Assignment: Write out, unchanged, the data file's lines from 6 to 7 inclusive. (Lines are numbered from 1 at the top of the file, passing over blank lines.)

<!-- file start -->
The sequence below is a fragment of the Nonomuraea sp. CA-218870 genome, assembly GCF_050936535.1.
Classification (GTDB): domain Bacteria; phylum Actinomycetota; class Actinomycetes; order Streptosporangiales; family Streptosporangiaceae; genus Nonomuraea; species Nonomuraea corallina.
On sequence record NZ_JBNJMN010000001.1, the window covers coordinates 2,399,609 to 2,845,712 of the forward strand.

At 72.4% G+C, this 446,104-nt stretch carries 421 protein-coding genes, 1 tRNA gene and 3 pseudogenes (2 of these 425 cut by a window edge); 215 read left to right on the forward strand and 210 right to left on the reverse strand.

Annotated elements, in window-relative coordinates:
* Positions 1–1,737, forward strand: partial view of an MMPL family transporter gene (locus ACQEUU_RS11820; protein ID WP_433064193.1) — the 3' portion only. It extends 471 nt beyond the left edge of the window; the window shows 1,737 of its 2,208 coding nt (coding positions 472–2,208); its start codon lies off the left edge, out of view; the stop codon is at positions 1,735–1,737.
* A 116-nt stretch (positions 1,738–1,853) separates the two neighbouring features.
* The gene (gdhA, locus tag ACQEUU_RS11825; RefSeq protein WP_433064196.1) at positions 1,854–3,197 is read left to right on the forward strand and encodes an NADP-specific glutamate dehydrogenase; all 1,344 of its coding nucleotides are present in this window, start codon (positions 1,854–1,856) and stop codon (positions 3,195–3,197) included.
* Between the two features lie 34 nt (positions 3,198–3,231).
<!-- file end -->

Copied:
* Positions 1–1,737, forward strand: partial view of an MMPL family transporter gene (locus ACQEUU_RS11820; protein ID WP_433064193.1) — the 3' portion only. It extends 471 nt beyond the left edge of the window; the window shows 1,737 of its 2,208 coding nt (coding positions 472–2,208); its start codon lies off the left edge, out of view; the stop codon is at positions 1,735–1,737.
* A 116-nt stretch (positions 1,738–1,853) separates the two neighbouring features.